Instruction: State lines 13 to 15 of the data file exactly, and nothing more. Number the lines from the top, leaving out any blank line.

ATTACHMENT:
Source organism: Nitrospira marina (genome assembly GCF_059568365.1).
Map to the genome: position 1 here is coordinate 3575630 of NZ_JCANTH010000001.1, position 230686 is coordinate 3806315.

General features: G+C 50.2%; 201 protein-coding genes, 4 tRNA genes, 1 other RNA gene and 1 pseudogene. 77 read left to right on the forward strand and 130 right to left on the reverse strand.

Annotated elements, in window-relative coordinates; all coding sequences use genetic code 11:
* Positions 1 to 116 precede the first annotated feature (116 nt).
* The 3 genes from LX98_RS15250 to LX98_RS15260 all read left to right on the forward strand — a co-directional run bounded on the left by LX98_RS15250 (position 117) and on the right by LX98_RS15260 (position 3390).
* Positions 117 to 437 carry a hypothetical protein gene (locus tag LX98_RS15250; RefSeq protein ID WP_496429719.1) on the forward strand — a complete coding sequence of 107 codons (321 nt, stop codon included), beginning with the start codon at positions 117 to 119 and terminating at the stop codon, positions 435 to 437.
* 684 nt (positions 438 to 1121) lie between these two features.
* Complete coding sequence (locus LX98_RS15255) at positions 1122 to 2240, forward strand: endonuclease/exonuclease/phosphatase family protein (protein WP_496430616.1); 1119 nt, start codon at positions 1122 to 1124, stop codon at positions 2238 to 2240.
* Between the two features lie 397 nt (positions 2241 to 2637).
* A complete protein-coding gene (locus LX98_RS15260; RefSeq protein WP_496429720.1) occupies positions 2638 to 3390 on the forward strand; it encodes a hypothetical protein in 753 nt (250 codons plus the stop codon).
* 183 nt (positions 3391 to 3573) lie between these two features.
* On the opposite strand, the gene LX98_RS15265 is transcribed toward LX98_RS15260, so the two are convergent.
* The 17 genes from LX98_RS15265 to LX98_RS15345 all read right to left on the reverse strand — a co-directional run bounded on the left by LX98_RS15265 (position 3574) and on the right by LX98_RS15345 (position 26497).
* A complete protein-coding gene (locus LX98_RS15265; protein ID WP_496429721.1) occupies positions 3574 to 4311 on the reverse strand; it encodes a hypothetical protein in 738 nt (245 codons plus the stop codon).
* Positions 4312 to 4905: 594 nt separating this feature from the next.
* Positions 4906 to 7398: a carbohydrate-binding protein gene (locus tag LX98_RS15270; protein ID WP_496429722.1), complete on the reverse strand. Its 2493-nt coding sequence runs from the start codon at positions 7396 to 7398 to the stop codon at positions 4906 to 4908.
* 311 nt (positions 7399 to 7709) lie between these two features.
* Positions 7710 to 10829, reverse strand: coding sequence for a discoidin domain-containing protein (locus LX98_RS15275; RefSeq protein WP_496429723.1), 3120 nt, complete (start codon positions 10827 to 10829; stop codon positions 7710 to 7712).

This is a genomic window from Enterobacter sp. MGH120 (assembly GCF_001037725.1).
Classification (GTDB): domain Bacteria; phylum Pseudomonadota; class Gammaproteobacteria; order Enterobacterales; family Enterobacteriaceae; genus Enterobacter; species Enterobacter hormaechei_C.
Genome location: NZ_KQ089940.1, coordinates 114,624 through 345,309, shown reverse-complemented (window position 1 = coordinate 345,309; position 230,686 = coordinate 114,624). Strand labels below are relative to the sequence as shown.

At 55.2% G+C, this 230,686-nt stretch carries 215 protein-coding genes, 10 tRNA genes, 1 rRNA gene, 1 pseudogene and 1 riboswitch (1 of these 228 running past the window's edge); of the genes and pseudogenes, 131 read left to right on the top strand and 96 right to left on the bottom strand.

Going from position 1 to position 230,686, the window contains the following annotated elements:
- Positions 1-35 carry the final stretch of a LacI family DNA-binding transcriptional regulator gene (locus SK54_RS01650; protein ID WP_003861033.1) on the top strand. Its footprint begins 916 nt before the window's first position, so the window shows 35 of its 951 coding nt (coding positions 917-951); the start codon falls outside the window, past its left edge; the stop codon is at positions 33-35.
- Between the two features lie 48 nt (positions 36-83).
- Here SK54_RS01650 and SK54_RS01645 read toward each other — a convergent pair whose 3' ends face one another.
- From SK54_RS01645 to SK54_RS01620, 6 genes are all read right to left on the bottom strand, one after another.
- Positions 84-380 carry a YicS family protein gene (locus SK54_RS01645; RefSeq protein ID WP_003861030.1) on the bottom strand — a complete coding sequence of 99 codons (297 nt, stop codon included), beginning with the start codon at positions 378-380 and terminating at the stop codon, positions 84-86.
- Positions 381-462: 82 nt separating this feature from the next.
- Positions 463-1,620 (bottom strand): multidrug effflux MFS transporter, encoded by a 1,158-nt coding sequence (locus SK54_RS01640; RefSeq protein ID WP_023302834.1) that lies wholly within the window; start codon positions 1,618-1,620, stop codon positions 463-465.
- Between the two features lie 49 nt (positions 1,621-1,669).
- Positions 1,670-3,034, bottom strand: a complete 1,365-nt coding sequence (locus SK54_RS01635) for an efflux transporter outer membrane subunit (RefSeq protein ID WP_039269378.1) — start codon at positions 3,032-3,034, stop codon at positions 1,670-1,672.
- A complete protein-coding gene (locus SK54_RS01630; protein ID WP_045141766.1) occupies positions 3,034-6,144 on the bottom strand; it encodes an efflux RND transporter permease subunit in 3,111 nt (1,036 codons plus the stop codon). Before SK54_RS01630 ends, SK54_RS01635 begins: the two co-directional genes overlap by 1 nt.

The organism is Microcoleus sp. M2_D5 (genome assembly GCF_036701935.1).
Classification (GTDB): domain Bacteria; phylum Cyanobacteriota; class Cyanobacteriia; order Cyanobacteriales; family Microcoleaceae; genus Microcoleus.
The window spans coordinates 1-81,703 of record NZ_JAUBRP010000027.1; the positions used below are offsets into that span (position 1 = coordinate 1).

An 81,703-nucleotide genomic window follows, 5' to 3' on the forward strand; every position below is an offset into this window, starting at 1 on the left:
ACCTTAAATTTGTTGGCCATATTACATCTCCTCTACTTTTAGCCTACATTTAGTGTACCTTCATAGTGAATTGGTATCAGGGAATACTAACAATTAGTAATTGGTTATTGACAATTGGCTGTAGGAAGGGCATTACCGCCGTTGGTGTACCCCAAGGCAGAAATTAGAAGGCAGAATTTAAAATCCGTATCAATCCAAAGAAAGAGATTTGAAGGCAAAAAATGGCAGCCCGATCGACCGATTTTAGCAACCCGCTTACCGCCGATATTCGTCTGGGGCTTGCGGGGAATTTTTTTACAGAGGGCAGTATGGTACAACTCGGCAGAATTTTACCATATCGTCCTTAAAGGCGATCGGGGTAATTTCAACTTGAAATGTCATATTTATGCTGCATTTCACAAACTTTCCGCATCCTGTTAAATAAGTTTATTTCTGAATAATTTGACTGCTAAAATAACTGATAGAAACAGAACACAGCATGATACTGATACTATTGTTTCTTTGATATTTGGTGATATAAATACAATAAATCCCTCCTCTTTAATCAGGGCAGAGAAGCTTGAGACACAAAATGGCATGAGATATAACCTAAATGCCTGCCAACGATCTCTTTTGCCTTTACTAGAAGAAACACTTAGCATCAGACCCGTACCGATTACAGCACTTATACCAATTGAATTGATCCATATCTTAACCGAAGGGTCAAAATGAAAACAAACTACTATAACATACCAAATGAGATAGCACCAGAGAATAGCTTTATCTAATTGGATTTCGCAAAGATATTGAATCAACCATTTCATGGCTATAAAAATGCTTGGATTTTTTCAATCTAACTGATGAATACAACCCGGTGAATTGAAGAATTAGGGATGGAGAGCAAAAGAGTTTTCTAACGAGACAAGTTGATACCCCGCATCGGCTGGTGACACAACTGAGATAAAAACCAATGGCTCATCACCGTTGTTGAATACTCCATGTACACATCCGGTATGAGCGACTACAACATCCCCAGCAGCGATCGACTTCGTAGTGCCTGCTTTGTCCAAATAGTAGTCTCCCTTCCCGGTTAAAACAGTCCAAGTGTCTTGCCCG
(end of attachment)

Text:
* On the opposite strand, the gene LX98_RS15265 is transcribed toward LX98_RS15260, so the two are convergent.
* The 17 genes from LX98_RS15265 to LX98_RS15345 all read right to left on the reverse strand — a co-directional run bounded on the left by LX98_RS15265 (position 3574) and on the right by LX98_RS15345 (position 26497).
* A complete protein-coding gene (locus LX98_RS15265; protein ID WP_496429721.1) occupies positions 3574 to 4311 on the reverse strand; it encodes a hypothetical protein in 738 nt (245 codons plus the stop codon).